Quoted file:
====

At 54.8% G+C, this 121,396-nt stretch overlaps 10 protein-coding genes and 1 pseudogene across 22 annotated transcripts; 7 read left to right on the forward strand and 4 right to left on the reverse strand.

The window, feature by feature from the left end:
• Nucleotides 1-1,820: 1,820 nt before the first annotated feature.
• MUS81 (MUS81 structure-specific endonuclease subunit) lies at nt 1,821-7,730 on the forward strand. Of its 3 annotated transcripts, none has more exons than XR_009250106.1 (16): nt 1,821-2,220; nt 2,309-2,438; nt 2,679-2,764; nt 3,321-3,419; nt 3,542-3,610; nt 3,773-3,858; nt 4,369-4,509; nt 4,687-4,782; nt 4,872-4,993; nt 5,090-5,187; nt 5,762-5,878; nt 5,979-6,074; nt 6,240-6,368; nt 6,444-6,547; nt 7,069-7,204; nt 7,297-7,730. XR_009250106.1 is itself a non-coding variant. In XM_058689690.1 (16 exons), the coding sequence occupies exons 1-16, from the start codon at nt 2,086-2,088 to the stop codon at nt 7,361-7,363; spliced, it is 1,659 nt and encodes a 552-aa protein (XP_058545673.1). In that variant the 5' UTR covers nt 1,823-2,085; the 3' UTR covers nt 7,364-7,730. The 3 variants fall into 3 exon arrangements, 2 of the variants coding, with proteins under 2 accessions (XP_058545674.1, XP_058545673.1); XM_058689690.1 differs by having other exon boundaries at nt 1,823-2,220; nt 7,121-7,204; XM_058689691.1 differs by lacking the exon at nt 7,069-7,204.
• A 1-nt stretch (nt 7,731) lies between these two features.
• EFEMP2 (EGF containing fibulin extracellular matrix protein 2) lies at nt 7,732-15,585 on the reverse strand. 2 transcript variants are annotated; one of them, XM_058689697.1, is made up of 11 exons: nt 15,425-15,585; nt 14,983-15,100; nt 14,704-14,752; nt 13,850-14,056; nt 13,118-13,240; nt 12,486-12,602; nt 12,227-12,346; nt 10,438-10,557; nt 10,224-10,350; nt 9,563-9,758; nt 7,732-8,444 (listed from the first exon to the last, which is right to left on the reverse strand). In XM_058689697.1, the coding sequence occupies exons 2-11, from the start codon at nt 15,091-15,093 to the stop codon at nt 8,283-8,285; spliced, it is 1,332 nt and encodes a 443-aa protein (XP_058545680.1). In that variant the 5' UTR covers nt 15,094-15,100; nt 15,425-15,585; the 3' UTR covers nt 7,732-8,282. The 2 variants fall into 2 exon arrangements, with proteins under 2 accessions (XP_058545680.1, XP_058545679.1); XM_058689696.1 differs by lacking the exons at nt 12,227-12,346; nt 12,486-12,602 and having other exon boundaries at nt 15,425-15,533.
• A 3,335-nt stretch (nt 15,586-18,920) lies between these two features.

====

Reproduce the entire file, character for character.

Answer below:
At 54.8% G+C, this 121,396-nt stretch overlaps 10 protein-coding genes and 1 pseudogene across 22 annotated transcripts; 7 read left to right on the forward strand and 4 right to left on the reverse strand.

The window, feature by feature from the left end:
• Nucleotides 1-1,820: 1,820 nt before the first annotated feature.
• MUS81 (MUS81 structure-specific endonuclease subunit) lies at nt 1,821-7,730 on the forward strand. Of its 3 annotated transcripts, none has more exons than XR_009250106.1 (16): nt 1,821-2,220; nt 2,309-2,438; nt 2,679-2,764; nt 3,321-3,419; nt 3,542-3,610; nt 3,773-3,858; nt 4,369-4,509; nt 4,687-4,782; nt 4,872-4,993; nt 5,090-5,187; nt 5,762-5,878; nt 5,979-6,074; nt 6,240-6,368; nt 6,444-6,547; nt 7,069-7,204; nt 7,297-7,730. XR_009250106.1 is itself a non-coding variant. In XM_058689690.1 (16 exons), the coding sequence occupies exons 1-16, from the start codon at nt 2,086-2,088 to the stop codon at nt 7,361-7,363; spliced, it is 1,659 nt and encodes a 552-aa protein (XP_058545673.1). In that variant the 5' UTR covers nt 1,823-2,085; the 3' UTR covers nt 7,364-7,730. The 3 variants fall into 3 exon arrangements, 2 of the variants coding, with proteins under 2 accessions (XP_058545674.1, XP_058545673.1); XM_058689690.1 differs by having other exon boundaries at nt 1,823-2,220; nt 7,121-7,204; XM_058689691.1 differs by lacking the exon at nt 7,069-7,204.
• A 1-nt stretch (nt 7,731) lies between these two features.
• EFEMP2 (EGF containing fibulin extracellular matrix protein 2) lies at nt 7,732-15,585 on the reverse strand. 2 transcript variants are annotated; one of them, XM_058689697.1, is made up of 11 exons: nt 15,425-15,585; nt 14,983-15,100; nt 14,704-14,752; nt 13,850-14,056; nt 13,118-13,240; nt 12,486-12,602; nt 12,227-12,346; nt 10,438-10,557; nt 10,224-10,350; nt 9,563-9,758; nt 7,732-8,444 (listed from the first exon to the last, which is right to left on the reverse strand). In XM_058689697.1, the coding sequence occupies exons 2-11, from the start codon at nt 15,091-15,093 to the stop codon at nt 8,283-8,285; spliced, it is 1,332 nt and encodes a 443-aa protein (XP_058545680.1). In that variant the 5' UTR covers nt 15,094-15,100; nt 15,425-15,585; the 3' UTR covers nt 7,732-8,282. The 2 variants fall into 2 exon arrangements, with proteins under 2 accessions (XP_058545680.1, XP_058545679.1); XM_058689696.1 differs by lacking the exons at nt 12,227-12,346; nt 12,486-12,602 and having other exon boundaries at nt 15,425-15,533.
• A 3,335-nt stretch (nt 15,586-18,920) lies between these two features.